Does it work? Yes. Credit to Parker, for the band of human-heroes he created – united in moving to feel our weight, gripping to our physical-defying shields (our bodies) wherever we are in our arc to be indestructibly “fit.” There was not one atom, cell, bone, muscle or memory of myself that did not move and merge with the marvel of Human-Hero.

And yet, the words “human” and “hero” still have the power to elicit feelings of trepidation, especially in first-timers. It’s clear upon training with Parker that this is a preconception he is keen to overturn as he too considers himself a human-hero in practice seeking connectivity. You’ll work and move until your skin callouses over a hundred times. You’ll sweat-soak the small and big stuff, and your muscles will ache the next day. That feeling? Fucking satisfying. You’ll gorilla walk, or pose with cobra-like imagination. You’ll stand with eyes wide shut. You’ll rebrand how you stand, walk, eat, drink, share, think, and, probably at some point, how you fuck. Given these obvious real-world resonances of ritualistic exercise, as Parker points out: Human-Hero is a movement that takes on a troubling past or present reality, “Human-Zero,” in a meaningful and productive way.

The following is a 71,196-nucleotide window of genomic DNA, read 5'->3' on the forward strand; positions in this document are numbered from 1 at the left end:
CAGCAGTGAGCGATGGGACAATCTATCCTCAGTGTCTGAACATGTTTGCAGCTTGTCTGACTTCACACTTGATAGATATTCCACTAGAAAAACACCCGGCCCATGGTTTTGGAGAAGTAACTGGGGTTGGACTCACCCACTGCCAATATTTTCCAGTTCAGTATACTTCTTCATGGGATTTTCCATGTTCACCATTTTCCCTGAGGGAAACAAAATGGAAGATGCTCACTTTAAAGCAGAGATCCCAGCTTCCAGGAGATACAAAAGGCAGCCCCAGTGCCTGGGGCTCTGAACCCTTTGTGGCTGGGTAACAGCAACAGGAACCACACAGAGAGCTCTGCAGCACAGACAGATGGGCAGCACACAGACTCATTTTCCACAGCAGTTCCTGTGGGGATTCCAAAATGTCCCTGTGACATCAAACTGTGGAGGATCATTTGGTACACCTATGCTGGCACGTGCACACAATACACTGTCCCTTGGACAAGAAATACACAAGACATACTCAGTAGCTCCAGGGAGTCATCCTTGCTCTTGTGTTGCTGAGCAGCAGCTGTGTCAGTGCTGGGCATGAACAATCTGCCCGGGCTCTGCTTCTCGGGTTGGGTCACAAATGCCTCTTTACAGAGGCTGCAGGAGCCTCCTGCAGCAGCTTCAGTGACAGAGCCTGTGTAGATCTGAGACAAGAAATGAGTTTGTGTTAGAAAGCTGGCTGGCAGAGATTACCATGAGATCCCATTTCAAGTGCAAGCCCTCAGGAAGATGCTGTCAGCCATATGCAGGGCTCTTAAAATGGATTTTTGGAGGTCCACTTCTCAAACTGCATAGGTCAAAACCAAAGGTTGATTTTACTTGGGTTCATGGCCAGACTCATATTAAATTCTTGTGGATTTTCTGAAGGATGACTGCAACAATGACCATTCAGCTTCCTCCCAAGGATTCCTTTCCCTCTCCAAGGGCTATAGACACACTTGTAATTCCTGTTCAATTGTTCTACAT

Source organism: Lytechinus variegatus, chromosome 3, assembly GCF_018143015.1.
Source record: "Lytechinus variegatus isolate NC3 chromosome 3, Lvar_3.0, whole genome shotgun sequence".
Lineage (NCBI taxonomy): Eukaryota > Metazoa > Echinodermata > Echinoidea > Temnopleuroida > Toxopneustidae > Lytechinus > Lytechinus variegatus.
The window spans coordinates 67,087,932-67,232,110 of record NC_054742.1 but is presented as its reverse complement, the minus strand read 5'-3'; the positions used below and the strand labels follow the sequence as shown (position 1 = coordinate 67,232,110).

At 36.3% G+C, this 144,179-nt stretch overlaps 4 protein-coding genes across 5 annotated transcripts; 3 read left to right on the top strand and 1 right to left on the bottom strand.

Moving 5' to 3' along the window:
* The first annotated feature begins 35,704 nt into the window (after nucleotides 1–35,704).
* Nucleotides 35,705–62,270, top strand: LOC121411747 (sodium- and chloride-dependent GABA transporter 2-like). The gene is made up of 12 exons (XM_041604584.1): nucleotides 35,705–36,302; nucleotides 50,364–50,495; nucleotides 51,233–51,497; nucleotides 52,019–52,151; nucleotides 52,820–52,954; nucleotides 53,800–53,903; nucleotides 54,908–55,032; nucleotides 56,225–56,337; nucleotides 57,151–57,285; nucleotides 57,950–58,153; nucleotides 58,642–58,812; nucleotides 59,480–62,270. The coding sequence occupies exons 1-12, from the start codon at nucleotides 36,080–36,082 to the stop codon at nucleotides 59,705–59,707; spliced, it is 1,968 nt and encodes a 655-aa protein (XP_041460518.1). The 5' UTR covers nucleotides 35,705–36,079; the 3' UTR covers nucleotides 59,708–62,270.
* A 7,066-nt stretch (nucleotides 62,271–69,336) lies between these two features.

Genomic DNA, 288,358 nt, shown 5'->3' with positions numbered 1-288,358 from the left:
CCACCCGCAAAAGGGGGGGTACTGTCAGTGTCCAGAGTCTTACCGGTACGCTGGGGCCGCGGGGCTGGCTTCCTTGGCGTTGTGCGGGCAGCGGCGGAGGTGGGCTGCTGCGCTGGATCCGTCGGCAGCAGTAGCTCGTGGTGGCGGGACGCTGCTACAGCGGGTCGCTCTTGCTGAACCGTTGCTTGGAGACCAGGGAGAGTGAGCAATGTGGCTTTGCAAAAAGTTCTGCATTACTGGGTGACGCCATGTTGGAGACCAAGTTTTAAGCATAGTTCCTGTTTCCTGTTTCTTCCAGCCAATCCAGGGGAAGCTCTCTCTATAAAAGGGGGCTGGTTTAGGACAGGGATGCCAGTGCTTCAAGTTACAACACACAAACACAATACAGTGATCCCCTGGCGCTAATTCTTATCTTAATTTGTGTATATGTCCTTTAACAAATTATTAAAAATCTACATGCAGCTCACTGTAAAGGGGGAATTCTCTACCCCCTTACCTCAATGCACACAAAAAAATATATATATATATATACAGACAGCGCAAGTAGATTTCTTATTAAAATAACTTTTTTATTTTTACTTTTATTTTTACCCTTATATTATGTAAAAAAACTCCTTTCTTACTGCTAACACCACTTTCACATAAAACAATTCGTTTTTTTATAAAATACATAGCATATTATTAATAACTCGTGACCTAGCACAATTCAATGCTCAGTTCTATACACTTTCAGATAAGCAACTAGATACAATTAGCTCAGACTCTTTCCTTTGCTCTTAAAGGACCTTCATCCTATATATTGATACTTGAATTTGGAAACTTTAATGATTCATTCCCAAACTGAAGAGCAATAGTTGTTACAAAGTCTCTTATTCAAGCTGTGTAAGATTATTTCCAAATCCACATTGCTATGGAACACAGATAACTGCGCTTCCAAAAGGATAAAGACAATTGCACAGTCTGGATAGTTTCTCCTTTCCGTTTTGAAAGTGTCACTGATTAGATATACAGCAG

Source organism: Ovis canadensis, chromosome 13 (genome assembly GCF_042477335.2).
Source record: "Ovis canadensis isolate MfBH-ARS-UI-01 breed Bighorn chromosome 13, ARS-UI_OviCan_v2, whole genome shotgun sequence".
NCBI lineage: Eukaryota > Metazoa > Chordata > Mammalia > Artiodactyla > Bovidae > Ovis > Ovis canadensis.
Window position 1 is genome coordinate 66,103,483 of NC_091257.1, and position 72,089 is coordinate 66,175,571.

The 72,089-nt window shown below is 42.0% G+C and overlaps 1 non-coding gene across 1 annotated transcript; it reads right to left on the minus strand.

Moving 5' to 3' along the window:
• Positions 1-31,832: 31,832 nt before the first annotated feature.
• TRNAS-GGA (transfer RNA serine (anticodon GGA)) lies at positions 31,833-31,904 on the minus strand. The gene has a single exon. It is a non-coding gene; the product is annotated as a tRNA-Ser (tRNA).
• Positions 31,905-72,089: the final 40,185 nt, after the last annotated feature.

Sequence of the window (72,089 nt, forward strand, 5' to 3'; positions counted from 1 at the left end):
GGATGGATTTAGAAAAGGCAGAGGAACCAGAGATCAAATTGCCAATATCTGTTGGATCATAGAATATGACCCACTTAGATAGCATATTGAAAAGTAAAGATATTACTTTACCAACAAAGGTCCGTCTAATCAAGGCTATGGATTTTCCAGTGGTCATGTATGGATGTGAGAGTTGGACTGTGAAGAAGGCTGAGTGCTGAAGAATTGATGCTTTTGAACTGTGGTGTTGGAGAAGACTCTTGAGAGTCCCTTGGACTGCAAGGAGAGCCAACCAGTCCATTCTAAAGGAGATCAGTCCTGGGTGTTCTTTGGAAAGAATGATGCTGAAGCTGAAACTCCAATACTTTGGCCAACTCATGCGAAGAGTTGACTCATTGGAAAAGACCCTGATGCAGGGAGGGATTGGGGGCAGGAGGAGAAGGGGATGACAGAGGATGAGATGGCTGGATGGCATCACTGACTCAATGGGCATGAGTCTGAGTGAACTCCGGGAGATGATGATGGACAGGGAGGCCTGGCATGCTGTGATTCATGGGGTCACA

That’s what freedom of movement or anything otherwise should be, right? An awe-inspiring escape and exploration from life’s shit happenings, accelerations, and expectations of others as much as personal satisfaction and divine enlightenment. The momentum of any continuous movement, low or high-intensity, has the possibility to be profoundly meditative. Two years ago, I didn't feel much like a superhero when someone else had to help me walk across a room. Then again, I was one of those guys whose belief and ability never extended outside a physical gym. Fast-forward to 2017, I am getting an interactive assessment, a fresh perspective and forward-moving actions based on what is best for me and my structured progression. It’s less about building a person around a standard set of workouts and more about letting the person’s movement determine the course of the workouts. And as a bonus, I got to see more of the city and culture of Miami than any static gym would ever provide.